In presenting a loyal and venerable ex-slave as an artless exponent of freedom, freedom of conduct as well as of speech, the author of this trivial volume is perhaps not composing an individual so truly as individualizing a composite, if the expression will pass.
The grizzled brown dispenser of homely admonitions is a figure not unfamiliar to those who have "moved in plantation circles" in the cotton and sugar country, and touched hands with the kindly dark survivors of the old regime.
If the man, Daddy Do-funny, was unique as an individual, perhaps in the very fact of an individuality unembarrassed by the limitations of convention, of education and of precedent, he becomes in a sense typical of his people and of his time.
Of course, a man is not called Do-funny for nothing, not even playfully and in the free vernacular of rusticity at its freest.
One of a small community of superannuated pensioners upon the bounty of their former owners, Daddy was easily first citizen of Evergreen annex on Crepe Myrtle plantation, which is to say he was therein a personage of place and of privilege, coming and going at will, doing as he pleased, and as, with uplifted eye, he reverently boasted, "sponsible to nobody but Almighty Gord for manners and behavior."
Even so late as this year of grace, a full half century after "emancipation," there are still to be found on many of the larger plantations in the far South a few such members of the order of the Rocking-chair, whose records of "good and honorable service" reach back through periods of bondage, even such kindergartners as septuagenarians in the privileged class, having clear title to nearly a quarter of a century of slave memories; not to mention the occasional centenarian with even his semi-occasional uncle or father poking around, toothless and white-plumed dignitaries, these, sometimes with leaders, being blind, but ever important in pride of association and memory.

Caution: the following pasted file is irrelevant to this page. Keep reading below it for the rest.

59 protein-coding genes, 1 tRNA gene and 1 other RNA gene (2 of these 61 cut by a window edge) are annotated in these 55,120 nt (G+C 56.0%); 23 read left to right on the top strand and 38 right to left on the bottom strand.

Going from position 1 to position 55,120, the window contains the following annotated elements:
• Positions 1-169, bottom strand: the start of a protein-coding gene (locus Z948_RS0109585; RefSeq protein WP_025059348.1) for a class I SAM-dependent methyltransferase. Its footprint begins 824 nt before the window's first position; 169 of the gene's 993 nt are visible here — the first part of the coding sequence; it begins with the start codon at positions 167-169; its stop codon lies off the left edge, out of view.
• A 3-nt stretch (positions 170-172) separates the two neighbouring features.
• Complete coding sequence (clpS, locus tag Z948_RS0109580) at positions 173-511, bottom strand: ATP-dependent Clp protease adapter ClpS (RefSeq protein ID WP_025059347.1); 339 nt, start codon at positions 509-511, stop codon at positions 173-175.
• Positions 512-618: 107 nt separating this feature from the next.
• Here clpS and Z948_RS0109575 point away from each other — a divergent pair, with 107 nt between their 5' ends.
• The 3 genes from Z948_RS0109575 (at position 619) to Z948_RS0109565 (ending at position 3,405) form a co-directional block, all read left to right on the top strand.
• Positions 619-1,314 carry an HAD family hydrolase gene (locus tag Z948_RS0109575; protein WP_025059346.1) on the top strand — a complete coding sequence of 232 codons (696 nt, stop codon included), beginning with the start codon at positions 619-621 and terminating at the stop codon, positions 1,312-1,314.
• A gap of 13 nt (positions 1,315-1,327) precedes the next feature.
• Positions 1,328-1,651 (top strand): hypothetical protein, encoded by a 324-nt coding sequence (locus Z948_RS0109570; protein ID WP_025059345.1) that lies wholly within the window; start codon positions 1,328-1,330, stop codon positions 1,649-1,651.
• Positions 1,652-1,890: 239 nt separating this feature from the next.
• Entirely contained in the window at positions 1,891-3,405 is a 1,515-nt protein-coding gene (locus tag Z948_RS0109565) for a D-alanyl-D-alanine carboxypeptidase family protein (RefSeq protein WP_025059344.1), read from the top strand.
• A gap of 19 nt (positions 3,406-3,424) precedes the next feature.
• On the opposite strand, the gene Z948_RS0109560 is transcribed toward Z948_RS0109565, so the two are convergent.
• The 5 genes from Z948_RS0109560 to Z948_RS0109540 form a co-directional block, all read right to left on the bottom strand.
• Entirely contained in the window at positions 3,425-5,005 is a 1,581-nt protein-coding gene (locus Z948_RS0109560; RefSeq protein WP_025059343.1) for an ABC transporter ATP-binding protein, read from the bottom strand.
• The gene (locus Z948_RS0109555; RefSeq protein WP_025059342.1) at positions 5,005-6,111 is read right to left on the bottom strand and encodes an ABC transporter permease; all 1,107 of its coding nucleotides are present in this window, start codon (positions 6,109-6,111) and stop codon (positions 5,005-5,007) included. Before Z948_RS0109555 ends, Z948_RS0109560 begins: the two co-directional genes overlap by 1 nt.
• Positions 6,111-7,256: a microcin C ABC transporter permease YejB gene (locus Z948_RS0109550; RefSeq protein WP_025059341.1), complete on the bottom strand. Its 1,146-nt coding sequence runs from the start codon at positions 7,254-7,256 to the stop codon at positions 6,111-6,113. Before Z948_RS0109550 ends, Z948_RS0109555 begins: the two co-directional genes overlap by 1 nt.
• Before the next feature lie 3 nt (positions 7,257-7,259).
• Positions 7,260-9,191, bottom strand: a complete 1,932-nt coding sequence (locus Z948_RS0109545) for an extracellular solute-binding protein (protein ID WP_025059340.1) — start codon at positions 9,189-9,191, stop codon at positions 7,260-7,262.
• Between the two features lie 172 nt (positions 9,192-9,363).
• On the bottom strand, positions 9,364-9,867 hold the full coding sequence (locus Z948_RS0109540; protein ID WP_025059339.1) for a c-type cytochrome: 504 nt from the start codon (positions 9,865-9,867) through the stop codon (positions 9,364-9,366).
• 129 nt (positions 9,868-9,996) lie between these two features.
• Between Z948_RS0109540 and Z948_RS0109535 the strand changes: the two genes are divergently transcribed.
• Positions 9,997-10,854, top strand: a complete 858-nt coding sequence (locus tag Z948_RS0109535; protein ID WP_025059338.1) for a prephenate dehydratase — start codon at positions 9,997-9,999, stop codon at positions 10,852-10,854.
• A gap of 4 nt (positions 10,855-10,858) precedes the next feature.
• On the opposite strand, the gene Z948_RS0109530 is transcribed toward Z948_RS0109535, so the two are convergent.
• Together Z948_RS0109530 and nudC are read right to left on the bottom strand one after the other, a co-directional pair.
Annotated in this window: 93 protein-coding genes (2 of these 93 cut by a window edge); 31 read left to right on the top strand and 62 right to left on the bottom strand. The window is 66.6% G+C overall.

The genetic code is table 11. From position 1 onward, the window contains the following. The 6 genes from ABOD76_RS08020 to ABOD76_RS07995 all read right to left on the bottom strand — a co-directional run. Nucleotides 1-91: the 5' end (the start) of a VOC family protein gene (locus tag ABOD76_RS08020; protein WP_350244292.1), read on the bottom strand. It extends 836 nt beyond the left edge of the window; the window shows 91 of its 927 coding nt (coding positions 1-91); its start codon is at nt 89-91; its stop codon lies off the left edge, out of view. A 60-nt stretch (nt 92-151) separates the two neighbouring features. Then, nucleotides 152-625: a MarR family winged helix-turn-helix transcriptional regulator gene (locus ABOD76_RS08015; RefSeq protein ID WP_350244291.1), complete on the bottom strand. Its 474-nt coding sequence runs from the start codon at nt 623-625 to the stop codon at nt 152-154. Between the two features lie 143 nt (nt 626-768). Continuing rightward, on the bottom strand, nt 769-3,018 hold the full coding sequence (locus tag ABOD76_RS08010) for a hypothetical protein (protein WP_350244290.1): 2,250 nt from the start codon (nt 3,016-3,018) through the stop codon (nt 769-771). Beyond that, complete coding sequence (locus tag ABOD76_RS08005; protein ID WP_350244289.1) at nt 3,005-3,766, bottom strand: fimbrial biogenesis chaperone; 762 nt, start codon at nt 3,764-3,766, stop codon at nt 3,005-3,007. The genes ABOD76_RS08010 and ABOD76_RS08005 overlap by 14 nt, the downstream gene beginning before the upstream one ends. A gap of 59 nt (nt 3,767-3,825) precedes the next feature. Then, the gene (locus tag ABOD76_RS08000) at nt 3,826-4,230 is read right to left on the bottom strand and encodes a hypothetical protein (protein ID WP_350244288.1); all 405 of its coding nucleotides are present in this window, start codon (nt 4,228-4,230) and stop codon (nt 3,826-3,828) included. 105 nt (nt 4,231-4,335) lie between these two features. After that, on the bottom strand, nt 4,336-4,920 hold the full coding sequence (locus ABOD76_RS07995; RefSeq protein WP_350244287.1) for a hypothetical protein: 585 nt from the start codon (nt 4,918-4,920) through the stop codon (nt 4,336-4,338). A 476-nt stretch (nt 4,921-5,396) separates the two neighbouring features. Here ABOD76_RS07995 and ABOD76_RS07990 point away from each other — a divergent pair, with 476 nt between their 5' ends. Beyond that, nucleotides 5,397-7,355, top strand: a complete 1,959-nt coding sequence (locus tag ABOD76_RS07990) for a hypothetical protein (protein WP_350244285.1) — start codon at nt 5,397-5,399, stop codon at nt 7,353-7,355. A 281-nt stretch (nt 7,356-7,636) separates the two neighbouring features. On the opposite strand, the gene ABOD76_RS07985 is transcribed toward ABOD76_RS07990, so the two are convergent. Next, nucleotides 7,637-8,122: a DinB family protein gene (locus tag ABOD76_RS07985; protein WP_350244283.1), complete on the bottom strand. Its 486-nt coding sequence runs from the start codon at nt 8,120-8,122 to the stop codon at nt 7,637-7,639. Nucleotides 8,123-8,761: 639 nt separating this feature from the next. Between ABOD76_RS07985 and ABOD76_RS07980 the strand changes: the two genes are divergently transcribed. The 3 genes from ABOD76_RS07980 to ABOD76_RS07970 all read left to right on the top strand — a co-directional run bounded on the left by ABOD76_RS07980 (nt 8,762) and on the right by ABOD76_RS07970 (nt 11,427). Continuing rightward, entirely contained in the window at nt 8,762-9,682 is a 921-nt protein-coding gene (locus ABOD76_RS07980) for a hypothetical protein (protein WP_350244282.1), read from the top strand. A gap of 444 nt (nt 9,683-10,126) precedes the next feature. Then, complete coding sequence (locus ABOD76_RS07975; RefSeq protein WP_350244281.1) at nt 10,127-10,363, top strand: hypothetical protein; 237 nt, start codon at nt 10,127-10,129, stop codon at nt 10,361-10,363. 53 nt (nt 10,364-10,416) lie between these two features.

It is something even if one is bent double and may never again behold the light of day, to be able to reach back into a dim and forgotten past and to say, "I remember," especially when the memory recalls days of brilliance and of importance.
But Daddy's place among the gentle Knights and Ladies of the Rocking-chair was far and away above such as these whose thoughts, alert though they were and loyal, travelled forever backward to the sweet but worn fields of memory where every pleasure is a recognition and fashions do not change—a restful retreat for dreamers whose days of activity are done.
But Daddy's mind worked forward and upward and although he did not know the alphabet excepting by rote, a common ante-bellum plantation accomplishment, and while professing high contempt for what he called "cold shelf-knowledge," his reputation for wisdom, wisdom as gleaned in observation and experience and "ripened by insight," was supreme, while his way of casually tossing it off in bits in playful epigram finally gave the word its plural form so that the expression "Do-Funny Wisdoms" came into familiar use....